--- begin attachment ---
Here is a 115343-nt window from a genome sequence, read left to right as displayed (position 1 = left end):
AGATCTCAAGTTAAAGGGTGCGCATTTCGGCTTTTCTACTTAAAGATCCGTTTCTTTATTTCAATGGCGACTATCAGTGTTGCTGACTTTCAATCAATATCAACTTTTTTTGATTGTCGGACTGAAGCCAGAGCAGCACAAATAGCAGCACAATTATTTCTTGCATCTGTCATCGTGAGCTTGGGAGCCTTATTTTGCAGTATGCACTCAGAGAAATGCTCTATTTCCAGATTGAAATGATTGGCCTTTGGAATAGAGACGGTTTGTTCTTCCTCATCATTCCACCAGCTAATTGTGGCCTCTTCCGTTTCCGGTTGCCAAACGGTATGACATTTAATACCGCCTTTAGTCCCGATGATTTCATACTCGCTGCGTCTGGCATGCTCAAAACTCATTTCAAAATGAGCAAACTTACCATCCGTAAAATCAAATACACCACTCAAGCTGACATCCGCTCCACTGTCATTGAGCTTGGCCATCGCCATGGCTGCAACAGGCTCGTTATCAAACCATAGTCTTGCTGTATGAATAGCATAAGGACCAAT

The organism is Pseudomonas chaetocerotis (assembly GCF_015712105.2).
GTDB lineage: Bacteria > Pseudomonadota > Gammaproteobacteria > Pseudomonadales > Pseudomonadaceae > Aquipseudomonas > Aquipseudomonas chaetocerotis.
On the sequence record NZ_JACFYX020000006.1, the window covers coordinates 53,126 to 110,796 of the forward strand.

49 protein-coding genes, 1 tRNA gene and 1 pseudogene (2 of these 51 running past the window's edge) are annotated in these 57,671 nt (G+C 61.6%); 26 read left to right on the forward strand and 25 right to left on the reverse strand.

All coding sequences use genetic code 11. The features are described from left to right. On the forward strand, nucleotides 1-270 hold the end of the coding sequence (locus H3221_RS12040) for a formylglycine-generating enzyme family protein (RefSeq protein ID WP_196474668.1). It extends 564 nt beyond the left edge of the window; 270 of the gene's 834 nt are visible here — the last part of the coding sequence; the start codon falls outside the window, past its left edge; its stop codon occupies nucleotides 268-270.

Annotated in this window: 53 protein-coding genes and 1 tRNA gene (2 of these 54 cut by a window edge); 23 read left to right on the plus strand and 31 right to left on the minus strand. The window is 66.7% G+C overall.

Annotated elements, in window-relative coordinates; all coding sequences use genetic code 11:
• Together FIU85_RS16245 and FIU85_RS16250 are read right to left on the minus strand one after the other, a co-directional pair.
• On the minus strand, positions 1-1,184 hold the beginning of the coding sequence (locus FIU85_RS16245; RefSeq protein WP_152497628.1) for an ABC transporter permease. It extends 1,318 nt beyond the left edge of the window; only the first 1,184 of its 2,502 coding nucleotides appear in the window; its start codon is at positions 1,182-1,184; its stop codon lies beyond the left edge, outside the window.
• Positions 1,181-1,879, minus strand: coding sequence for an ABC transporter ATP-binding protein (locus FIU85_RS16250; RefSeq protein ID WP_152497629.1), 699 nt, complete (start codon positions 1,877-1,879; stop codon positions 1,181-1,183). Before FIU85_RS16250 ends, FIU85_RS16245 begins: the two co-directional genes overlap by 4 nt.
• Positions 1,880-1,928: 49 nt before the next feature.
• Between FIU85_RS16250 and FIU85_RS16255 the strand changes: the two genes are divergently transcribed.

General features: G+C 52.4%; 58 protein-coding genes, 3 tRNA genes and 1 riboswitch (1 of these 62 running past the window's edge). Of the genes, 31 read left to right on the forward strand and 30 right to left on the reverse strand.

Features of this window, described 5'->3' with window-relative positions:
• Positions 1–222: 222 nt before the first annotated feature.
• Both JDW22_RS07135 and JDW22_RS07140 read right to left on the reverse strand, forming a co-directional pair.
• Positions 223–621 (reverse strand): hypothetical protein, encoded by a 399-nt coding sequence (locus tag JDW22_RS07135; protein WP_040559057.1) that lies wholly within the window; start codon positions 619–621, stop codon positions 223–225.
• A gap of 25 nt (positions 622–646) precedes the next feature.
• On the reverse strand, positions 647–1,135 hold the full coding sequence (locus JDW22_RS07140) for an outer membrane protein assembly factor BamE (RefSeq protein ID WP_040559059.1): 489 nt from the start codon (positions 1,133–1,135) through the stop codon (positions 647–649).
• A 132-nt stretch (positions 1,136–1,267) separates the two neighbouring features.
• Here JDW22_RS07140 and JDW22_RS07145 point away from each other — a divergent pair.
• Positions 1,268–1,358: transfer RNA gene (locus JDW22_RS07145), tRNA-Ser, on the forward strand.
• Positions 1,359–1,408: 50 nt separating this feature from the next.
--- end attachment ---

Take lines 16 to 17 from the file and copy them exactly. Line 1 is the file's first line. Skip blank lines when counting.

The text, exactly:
Features of this window, described 5'->3' with window-relative positions:
• Positions 1–222: 222 nt before the first annotated feature.